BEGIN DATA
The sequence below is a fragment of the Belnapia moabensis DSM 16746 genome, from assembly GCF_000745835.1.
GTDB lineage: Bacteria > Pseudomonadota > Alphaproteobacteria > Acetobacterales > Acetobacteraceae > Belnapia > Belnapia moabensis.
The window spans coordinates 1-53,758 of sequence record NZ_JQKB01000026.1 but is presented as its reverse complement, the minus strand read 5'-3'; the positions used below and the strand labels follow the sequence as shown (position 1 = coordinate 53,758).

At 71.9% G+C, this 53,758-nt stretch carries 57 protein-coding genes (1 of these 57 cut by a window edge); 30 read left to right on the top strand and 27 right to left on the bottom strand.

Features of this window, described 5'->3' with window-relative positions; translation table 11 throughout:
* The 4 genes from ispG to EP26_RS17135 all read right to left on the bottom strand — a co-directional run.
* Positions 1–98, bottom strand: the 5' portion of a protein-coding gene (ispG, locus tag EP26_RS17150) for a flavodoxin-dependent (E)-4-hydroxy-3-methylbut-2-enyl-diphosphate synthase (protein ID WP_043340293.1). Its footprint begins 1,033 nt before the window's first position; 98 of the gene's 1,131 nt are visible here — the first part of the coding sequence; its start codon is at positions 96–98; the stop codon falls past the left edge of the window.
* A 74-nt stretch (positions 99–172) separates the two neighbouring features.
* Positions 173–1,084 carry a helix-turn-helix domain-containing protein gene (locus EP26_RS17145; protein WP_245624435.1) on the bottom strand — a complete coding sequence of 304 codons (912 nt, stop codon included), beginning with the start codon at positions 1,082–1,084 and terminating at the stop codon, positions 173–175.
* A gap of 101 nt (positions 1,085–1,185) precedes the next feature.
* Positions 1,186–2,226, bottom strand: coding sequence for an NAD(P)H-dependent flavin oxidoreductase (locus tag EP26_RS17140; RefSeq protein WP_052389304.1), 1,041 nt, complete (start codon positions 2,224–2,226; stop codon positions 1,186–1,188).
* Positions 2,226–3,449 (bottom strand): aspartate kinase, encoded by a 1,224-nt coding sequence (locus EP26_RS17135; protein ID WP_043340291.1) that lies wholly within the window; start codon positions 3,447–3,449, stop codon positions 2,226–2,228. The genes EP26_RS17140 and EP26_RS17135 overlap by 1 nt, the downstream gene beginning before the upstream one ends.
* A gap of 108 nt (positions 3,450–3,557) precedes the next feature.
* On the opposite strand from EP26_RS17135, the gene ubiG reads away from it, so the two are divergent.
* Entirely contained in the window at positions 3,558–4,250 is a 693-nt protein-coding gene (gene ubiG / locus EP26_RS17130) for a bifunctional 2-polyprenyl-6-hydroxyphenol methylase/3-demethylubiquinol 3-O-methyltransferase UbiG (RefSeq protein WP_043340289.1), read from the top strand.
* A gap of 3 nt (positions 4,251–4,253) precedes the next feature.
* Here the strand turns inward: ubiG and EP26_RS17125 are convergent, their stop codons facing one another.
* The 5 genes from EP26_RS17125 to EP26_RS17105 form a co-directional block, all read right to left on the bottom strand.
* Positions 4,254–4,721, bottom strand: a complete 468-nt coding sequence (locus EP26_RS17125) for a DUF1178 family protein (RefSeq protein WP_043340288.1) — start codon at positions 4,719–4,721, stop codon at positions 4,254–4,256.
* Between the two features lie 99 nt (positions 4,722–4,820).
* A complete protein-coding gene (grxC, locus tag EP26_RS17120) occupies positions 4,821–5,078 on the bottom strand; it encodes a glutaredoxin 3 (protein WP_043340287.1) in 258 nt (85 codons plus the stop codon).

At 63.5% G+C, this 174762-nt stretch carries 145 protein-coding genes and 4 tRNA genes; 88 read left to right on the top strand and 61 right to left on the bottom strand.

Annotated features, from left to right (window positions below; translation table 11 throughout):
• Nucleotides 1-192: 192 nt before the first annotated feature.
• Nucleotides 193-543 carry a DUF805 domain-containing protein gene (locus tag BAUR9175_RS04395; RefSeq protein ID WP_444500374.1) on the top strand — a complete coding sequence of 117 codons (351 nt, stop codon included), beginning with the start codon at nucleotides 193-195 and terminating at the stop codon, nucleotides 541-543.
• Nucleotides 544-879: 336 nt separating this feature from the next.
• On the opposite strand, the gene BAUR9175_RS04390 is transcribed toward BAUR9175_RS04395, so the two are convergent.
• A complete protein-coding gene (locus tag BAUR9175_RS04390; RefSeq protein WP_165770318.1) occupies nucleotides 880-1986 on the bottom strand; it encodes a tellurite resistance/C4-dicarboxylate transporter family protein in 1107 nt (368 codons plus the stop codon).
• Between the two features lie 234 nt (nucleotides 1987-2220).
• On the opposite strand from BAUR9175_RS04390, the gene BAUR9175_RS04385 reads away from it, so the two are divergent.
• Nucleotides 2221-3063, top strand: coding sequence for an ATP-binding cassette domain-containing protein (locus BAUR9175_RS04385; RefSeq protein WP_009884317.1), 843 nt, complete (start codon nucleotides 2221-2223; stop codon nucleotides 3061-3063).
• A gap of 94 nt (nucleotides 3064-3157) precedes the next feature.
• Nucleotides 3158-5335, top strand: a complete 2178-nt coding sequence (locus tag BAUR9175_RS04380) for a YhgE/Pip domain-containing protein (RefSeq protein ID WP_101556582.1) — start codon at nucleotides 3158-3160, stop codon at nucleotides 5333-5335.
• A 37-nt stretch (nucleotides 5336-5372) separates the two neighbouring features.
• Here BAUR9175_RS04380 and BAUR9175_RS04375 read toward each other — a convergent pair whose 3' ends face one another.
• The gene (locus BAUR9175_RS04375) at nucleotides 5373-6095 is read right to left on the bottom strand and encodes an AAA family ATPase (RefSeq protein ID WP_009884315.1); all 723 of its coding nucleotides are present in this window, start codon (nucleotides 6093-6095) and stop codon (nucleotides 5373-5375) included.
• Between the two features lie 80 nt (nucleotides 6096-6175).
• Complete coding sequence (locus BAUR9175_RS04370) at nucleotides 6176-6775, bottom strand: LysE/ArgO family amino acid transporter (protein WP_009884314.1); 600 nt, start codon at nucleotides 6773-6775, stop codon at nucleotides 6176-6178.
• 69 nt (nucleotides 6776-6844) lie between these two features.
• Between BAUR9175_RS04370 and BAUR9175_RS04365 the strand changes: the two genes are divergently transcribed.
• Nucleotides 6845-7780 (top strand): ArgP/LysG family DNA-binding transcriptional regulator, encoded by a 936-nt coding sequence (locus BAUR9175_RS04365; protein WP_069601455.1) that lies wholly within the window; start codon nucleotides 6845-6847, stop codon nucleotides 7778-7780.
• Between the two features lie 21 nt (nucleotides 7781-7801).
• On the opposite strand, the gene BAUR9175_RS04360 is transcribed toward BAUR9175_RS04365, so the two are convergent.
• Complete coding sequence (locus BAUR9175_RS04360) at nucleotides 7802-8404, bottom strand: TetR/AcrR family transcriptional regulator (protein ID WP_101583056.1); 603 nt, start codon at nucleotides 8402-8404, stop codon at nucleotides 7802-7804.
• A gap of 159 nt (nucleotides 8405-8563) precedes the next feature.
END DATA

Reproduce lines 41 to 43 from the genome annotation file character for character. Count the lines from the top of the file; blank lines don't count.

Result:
• Nucleotides 6845-7780 (top strand): ArgP/LysG family DNA-binding transcriptional regulator, encoded by a 936-nt coding sequence (locus BAUR9175_RS04365; protein WP_069601455.1) that lies wholly within the window; start codon nucleotides 6845-6847, stop codon nucleotides 7778-7780.
• Between the two features lie 21 nt (nucleotides 7781-7801).
• On the opposite strand, the gene BAUR9175_RS04360 is transcribed toward BAUR9175_RS04365, so the two are convergent.